I’ve spent a lot of time experimenting with the best way of applying Danish oil and I think I’ve just about arrived at the perfect approach for me.
The first phase is all about getting the first coats to soak in as deeply as possible to give a good foundation to the top coats. I don’t know for certain but I’m hoping this deep soak, means that it will be a more durable and longer lasting finish too. I get the oil and piece to be finished good and warm as a start. Using a brush I apply a liberal coat, let that soak in for 15 mins and repeat. You can see the areas where it has reached saturation point because the surface retains the satin sheen. Keep going until the whole piece has got that satin sheen. Give it a wipe down with a lint free rag and give it an hour or two to dry. After the drying period, if there are spots that appear “dry” I do it again. Once you’re happy let it dry over-night.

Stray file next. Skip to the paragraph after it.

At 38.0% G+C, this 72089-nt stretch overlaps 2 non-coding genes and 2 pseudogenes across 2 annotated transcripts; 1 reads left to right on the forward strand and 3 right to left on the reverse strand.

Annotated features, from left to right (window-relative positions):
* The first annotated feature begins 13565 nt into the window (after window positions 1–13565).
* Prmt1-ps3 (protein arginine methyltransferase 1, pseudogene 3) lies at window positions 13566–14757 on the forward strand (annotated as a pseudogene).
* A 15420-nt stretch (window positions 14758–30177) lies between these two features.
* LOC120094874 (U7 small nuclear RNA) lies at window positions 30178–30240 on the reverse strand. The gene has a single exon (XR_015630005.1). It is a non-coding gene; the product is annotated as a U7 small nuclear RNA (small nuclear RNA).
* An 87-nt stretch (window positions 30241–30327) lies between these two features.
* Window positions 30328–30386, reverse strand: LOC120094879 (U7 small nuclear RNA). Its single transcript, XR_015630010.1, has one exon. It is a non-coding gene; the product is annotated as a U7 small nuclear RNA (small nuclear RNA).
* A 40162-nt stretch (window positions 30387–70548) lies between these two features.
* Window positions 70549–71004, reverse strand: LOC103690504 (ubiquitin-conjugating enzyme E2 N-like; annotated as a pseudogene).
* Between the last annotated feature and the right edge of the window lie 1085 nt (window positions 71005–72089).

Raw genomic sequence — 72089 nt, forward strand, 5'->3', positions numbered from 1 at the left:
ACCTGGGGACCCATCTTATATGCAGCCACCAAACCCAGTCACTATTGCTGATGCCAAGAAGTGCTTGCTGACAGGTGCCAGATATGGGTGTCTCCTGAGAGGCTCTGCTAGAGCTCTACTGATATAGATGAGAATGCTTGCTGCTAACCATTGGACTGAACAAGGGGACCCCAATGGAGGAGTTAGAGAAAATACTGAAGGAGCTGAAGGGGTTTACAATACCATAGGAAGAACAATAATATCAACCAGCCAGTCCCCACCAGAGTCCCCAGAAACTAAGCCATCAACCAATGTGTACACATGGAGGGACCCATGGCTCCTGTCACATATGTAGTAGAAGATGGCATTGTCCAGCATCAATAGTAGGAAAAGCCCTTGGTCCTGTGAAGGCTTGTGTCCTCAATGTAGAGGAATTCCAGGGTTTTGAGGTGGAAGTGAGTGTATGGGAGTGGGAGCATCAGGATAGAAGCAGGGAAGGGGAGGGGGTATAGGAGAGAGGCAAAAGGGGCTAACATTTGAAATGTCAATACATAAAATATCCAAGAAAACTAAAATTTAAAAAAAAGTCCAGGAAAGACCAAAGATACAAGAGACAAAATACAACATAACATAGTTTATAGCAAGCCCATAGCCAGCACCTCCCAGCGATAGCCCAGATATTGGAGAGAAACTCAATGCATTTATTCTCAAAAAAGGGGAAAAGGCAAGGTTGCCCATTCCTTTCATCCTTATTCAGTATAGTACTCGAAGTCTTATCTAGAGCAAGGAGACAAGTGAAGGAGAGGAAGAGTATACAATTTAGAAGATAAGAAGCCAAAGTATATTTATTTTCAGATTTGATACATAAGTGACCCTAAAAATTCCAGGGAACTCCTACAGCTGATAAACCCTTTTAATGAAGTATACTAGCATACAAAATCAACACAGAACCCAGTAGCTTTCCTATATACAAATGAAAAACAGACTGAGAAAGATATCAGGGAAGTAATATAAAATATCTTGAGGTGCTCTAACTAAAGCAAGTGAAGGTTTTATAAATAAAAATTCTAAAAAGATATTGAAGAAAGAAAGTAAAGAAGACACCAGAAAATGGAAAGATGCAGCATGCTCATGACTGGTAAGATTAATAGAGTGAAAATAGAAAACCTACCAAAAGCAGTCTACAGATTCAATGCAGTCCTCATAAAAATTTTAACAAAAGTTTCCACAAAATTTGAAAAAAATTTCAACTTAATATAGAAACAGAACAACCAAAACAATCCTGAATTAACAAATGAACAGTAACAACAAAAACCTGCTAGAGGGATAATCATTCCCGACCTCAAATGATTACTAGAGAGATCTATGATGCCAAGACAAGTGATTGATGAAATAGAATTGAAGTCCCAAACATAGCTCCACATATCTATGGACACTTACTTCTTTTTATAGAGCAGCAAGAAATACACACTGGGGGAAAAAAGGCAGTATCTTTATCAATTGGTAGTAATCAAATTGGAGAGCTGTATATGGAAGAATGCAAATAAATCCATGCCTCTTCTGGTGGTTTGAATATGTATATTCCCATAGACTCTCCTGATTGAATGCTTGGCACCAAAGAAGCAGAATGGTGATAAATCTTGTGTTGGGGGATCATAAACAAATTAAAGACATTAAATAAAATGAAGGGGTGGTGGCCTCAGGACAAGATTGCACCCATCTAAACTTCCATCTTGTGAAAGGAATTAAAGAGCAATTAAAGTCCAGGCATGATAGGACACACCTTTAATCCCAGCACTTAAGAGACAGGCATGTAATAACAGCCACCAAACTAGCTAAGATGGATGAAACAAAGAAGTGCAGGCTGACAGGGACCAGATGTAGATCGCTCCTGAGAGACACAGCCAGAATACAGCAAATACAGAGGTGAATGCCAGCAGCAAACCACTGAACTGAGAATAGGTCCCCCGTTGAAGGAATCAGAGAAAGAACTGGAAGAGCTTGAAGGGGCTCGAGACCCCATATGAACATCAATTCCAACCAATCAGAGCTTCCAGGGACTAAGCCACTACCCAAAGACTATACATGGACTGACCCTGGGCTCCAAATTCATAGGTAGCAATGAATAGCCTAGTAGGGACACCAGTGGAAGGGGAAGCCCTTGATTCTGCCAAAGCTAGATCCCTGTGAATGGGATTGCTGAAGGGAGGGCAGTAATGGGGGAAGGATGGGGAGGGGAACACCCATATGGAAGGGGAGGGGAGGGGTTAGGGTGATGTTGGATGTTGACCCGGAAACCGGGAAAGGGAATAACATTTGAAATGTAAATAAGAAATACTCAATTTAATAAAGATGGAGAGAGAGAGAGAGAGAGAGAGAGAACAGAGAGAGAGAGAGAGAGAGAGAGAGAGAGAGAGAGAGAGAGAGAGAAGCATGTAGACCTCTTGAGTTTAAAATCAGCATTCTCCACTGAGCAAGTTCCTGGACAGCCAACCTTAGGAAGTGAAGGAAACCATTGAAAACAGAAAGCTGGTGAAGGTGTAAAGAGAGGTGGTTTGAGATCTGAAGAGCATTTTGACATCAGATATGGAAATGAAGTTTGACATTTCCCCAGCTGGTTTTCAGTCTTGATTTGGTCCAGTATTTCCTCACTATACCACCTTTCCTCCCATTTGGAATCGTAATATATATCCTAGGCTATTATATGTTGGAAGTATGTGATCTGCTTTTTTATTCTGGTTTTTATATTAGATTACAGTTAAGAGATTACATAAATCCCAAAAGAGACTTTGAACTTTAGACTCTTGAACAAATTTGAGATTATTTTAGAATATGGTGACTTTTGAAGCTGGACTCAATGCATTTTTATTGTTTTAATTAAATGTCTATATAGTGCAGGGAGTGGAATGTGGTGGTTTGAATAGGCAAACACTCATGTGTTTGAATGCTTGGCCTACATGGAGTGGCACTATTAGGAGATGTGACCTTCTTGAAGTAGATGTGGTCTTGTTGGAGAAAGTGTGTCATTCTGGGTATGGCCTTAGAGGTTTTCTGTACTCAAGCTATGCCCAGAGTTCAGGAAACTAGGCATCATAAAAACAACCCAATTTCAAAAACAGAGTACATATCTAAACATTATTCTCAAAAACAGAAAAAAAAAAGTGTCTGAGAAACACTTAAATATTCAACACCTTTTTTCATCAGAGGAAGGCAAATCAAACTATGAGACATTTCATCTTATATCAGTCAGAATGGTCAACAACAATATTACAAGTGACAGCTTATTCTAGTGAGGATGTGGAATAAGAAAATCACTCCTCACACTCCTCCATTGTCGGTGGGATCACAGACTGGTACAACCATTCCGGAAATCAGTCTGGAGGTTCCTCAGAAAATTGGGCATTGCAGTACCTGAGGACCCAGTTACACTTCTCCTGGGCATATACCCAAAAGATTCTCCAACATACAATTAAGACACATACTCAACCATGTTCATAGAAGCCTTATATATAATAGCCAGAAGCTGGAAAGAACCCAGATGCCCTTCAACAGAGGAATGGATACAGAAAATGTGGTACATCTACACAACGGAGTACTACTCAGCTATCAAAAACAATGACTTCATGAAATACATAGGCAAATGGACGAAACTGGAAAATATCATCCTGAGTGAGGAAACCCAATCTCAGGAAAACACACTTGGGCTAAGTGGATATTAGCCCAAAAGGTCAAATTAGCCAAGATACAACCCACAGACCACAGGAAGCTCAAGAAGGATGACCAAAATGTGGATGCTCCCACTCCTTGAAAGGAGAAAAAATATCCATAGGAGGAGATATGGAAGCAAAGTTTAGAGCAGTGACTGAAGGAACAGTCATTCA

The second day is all about applying the thinner top coats to give it a deeper finish. For a long while I used 400 or 600 grit wet & dry paper to apply these coats. This helps flatten out any imperfections as you apply. It worked well but because the paper doesn’t hold any oil, you are continually dipping the paper back into the oil; inconvenient, messy and unnecessarily wasteful. The breakthrough came when I tried an old, well used, green nylon scouring pad. It went through the washing machine first to ensure that it was clean and grease free. This works brilliantly. It is gently abrasive and it’ll hold a decent amount of oil so that you’re not continually stopping to reload. Once the thinner coat is on, any excess gets wiped away with the lint-free cloth and allowed to dry. Throughout the second day I do this every 60 to 90 mins. I leave it to dry a minimum of 24 hours (48 is better) and then top it off with a good wax polish.
Here are some of the progress pictures from day two of applying oil to the minibass.